‘Interstellar’ is an exhilarating, emotional space odyssey

By Nathan Frontiero

(Courtesy of Legendary Pictures)
(Courtesy of Legendary Pictures)

“Interstellar” surprised me. I walked into the theater last Thursday night expecting to see a bombastic space exploration flick. I did not expect the film to bring me to tears, as it did. The plot is centered on the final frontier, but Christopher Nolan’s latest is more than that. There’s a soul beneath the science-fiction spectacle. Love, mortality and the tragedy of lost time coalesce into an intricate, emotionally resonant narrative.

Nolan doesn’t pin down when exactly the film takes place. The director introduces a bleak vision of the near future, but establishes the timeline implicitly. Earth’s resources have dwindled too low to support the human population. Governments have collapsed. Dust storms ravage the barren streets. Nolan and cinematographer Hoyte van Hoytema frame the ravaged Earth with an appropriately muted color palette. Above sprawling fields of corn (the last surviving crop), the faded purple of the twilight sky looks hopeful.

The first act features occasionally heavy-handed speeches from older characters, as they lament generations of people who all wanted too much. Humanity’s future hinges on the discovery of a new habitable world. And so a team of astronauts, led by former test pilot Cooper (Matthew McConaughey), blasts off on a journey to find humanity a new home in the heavens. As a fictional reminder of the devastating effects of climate change, the sequence is foreboding.

But “Interstellar” isn’t a message movie. Nolan’s storytelling motivations are rooted more deeply in pathos than in politics this time around. Gone are the heavy undertones prevalent throughout “The Dark Knight” trilogy. The reality of environmental destruction merely serves as the broader baseline for a more intimate narrative.

At the film’s core is the story of a father willing to cross the universe to see his daughter again. As Cooper, McConaughey embodies that deep yearning. Every one of Cooper’s decisions is based on that goal of returning to her. The actor anchors the story’s loftier science with the gravity of a father’s love. When Cooper realizes the distance that has come between them, it’s heartbreaking.

The entire cast delivers an affecting, committed effort. Alongside McConaughey, Anne Hathaway, Jessica Chastain and Michael Caine elevate the film beyond its broader conflicts. They break down the mission to save the human species into a far more interpersonal struggle. Each character naturally evokes empathy. I have enjoyed most of the director’s films, but never before have I cared so much about his characters. With “Interstellar,” Nolan finally reached me on a human level.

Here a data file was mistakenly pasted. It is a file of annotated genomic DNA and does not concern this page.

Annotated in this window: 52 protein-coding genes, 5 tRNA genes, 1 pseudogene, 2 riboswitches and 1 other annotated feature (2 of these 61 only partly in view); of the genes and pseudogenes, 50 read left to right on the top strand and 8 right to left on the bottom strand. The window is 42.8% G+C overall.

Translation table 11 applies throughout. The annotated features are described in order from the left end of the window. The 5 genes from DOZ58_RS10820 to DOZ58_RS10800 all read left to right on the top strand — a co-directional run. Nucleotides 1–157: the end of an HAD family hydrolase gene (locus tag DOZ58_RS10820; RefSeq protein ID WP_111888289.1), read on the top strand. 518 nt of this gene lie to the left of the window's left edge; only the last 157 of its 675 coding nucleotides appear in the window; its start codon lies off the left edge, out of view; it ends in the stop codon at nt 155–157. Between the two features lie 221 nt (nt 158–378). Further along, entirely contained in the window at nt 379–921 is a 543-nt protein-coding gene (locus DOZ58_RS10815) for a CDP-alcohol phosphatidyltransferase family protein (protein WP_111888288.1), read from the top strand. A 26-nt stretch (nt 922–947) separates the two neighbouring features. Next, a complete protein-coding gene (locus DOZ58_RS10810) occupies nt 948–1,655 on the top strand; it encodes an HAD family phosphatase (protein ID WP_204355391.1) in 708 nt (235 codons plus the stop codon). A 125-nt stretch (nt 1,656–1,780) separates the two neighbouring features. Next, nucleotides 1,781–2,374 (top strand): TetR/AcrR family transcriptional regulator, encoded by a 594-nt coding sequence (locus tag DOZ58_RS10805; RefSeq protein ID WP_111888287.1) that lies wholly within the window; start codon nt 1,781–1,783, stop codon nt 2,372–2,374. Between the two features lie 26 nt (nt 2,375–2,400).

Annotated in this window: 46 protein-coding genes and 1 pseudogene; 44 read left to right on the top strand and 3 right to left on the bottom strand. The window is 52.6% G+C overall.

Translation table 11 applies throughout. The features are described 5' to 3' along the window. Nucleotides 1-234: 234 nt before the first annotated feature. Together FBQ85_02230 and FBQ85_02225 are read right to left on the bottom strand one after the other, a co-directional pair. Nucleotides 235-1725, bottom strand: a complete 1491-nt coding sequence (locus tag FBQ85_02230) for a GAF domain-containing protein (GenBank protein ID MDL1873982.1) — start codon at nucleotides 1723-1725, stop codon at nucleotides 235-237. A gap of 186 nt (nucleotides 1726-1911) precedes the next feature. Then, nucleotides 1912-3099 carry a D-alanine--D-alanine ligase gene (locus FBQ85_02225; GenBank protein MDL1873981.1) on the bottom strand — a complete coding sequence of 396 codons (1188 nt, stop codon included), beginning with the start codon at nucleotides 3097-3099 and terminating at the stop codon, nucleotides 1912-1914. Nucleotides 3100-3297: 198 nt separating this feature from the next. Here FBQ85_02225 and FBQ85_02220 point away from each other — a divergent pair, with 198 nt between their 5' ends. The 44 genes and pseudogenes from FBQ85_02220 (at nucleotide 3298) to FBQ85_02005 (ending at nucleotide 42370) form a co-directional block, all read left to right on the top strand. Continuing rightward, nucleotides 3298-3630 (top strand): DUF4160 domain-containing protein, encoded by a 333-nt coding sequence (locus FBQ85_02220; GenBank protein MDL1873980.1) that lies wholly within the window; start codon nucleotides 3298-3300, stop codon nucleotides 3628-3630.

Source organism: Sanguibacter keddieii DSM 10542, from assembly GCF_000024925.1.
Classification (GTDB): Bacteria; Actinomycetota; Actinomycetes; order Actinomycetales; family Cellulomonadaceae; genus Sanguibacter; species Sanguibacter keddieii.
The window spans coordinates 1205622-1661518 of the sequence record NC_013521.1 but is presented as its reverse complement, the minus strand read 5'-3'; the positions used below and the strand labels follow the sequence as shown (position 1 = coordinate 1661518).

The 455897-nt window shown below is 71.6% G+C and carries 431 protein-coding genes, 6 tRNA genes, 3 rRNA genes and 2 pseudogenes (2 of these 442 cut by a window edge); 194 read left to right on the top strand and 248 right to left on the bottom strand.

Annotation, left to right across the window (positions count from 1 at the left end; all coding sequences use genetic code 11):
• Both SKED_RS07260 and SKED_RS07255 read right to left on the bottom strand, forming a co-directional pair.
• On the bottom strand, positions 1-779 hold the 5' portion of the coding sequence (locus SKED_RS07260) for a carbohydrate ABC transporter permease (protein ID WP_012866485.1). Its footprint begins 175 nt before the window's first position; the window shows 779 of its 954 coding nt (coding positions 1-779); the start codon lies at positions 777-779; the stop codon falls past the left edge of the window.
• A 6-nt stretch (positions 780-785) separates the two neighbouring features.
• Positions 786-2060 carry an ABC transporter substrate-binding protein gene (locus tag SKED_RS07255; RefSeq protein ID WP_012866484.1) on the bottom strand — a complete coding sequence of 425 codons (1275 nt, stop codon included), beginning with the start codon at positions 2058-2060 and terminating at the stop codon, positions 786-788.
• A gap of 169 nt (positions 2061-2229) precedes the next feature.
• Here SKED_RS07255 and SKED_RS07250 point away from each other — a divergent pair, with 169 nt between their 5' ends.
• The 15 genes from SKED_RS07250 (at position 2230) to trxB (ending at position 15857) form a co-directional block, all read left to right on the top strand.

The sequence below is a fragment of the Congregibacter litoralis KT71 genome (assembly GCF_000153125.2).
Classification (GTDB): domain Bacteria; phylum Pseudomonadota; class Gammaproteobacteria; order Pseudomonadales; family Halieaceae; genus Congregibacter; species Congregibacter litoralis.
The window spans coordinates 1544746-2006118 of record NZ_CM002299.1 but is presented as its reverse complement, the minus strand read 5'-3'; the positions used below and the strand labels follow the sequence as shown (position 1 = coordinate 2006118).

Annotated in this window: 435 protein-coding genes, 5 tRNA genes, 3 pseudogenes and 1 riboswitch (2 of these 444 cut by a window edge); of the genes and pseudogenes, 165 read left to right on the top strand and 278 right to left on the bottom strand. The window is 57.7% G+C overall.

The film reaffirms Nolan’s preference for realism. The deep reaches of space are stark and impenetrably vast. Nolan collaborated with theoretical physicist Kip Thorne to create visuals that accurately represented the distortion of light around celestial bodies with huge gravitational fields. Sound design masterfully augments the convincing images. Nolan depicts the lack of sound in the vacuum of space, and the silence is chilling. Every shot of the massive black void is terrifying.

Hans Zimmer’s score adds immeasurably to the film’s immersion. The composer and frequent Nolan-collaborator completely changed his style for “Interstellar.” He abandons his trademark broody string motifs in favor of blaring pipe organ and piano melodies. The music’s relentless energy is hypnotic. I found myself entranced by every scene. The director and composer have seamlessly integrated sound and image. Every musical cue gives the drama onscreen an added heft.

Nolan’s grand vision made me feel small again. I was captivated by the film’s sheer audacity, misty-eyed in pure childlike wonder. Movies have the power to transport audiences to other realities. They offer, in essence, a momentary escape. Nolan completely convinced me that I had left this world.

Three hours flew by in an exhilarating rush. Later, after returning to my dorm, I looked in the mirror. My face looked the same, but I felt that this cinematic journey had aged me. An entire chapter of my life seemed to have passed by. After travelling beyond the celestial horizon, returning to Earth was beautifully disorienting.

“Interstellar” is an odyssey into the unknown, but it’s also a tale about the transcendent power of human connection. The film confronts the inevitability of death with an inspired hopeful eye, and its genuineness carries the weight of its sound and fury. For Christopher Nolan, the secret to touching the viewer’s heart was somewhere in the stars.

Nathan Frontiero can be reached at [email protected]